Great Britain, United Kingdom or the British Isles ?

“Great Britain”, “the United Kingdom” and the “British Isles” makes for an interesting dinner conversation, unless one is an expert in these things…

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The Difference between Great Britain, United Kingdom and the British Isles.

Working out the differences between the terms: “Great Britain”, “the United Kingdom” and the “British Isles” makes for an interesting dinner conversation, unless one is an expert in these things.


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I got it wrong last night, so here are the FACTS…

The British Isles consist of the islands of Great Britain, Ireland and over several thousand smaller islands.

Britain:

  • England – Capital: London.
  • Wales – Capital: Cardiff.

Great Britain:

  • England – Capital: London.
  • Scotland – Capital: Edinburgh.
  • Wales – Capital: Cardiff.

The United Kingdom:


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  • England – Capital: London.
  • Scotland – Capital: Edinburgh.
  • Wales – Capital: Cardiff.
  • Northern Ireland – Capital: Belfast.

The British Isles:

  • England – Capital: London. (GB & UK)
  • Scotland – Capital: Edinburgh. (GB & UK)
  • Wales – Capital: Cardiff. (GB & UK)
  • Northern Ireland – Capital: Belfast. (UK)
  • Ireland – Capital: Dublin. (Republic of Ireland) No connection to Britain since the Anglo-Irish Treaty of 6th December 1921
  • The Isle of Man – Capital: Douglas (Self Governing British Crown Dependency)
  • The Channel Islands – Jersey, Guernsey, Alderney and Sark, off the coast of Normandy, France. (Self Governing British Crown Dependency; the “Duchy of Normandy”)

Islands included as part of England

  • The Isle of Wight, southern coast of England.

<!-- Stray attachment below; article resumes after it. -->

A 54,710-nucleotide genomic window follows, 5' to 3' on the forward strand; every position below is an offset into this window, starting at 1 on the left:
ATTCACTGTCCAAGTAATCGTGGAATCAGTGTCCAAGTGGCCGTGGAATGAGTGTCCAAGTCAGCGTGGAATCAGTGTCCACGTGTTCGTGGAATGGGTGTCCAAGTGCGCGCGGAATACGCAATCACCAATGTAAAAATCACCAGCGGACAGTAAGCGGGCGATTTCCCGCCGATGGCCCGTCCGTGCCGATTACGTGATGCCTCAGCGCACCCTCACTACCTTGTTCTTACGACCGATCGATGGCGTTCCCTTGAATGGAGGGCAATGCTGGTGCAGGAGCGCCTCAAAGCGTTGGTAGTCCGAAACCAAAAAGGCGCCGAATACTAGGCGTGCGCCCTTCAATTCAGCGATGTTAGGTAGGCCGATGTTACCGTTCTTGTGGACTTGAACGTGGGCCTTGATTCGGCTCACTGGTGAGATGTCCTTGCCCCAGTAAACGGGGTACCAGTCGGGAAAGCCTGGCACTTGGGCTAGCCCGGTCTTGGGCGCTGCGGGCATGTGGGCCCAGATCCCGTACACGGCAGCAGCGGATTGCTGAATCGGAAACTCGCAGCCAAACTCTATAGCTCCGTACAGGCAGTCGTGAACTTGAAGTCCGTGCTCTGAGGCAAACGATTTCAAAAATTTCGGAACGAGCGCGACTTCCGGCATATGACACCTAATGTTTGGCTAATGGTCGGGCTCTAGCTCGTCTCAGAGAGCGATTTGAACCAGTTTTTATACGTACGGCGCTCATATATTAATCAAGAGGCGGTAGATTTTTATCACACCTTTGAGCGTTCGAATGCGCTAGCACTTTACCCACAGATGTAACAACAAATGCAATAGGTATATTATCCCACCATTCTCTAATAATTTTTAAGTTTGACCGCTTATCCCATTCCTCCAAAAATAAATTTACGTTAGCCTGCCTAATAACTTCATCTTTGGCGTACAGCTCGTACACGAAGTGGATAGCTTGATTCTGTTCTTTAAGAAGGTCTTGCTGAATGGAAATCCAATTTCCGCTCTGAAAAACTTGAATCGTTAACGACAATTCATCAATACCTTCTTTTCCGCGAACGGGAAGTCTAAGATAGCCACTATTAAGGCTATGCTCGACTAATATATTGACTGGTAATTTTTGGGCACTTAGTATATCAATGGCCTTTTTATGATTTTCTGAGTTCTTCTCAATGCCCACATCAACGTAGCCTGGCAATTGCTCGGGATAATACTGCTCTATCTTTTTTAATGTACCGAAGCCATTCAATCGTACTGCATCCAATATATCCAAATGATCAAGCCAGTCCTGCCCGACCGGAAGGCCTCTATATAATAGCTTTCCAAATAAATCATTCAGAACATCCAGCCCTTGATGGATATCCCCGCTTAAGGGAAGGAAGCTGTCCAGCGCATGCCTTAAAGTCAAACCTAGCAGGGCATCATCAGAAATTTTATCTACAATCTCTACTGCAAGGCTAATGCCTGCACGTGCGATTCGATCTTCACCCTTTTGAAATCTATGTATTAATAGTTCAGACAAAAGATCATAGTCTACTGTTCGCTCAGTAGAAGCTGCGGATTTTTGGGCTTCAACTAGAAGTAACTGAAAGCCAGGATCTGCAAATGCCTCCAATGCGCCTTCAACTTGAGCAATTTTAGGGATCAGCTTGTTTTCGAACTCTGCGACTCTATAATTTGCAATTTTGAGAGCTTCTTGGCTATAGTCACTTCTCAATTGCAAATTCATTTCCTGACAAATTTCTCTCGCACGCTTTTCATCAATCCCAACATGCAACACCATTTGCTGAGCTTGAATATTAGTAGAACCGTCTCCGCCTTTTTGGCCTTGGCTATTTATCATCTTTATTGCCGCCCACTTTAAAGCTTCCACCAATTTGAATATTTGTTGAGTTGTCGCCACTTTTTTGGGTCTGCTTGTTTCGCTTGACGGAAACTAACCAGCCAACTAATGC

• Isles of Scilly, southwest coast of England.
  • Lundy Island, southwest coast of England.

Islands included as part of Scotland

  • The Hebrides, the northwest coast of Scotland.
  • The Orkney and Shetland Islands, the northeast coast of Scotland.

Notes:

  1. 1494 – A law passed in Ireland gave the English Crown an effective veto over Irish legislation.
  2. 1536 – ‘Act of Union 1536’ between England and Wales.
  3. 1603 – The term “Great Britain” was first officially used after James VI of Scotland acceded to the throne of England and Wales in 1603, as King James I.
  4. 1707 – ‘Act of Union 1707‘ unites Scotland, England and Wales to form the ‘Kingdom of Great Britain’.
  5. 1801 – ‘Act of Union 1801’ followed the Irish Parliament voting to join the Union, forming the ‘United Kingdom of Great Britain and Ireland’. The term “United” Kingdom now being used for the first time.
  6. 1922 – Anglo-Irish Treaty of 1922. When 26 of Ireland’s 32 counties choose independence, the name was changed to the ‘United Kingdom of Great Britain and Northern Ireland’.
  7. The Queen has other titles by which she is known in different parts of Britain. In the Isle of Man, she is ‘Lord of Man’; in the Channel Islands, she is ‘Duke of Normandy’; and in the land of the Duchy of Lancaster, she is ‘Duke of Lancaster’. http://www.royal.gov.uk/FrequentlyAskedQuestions/20%20most%20asked%20questions.aspx

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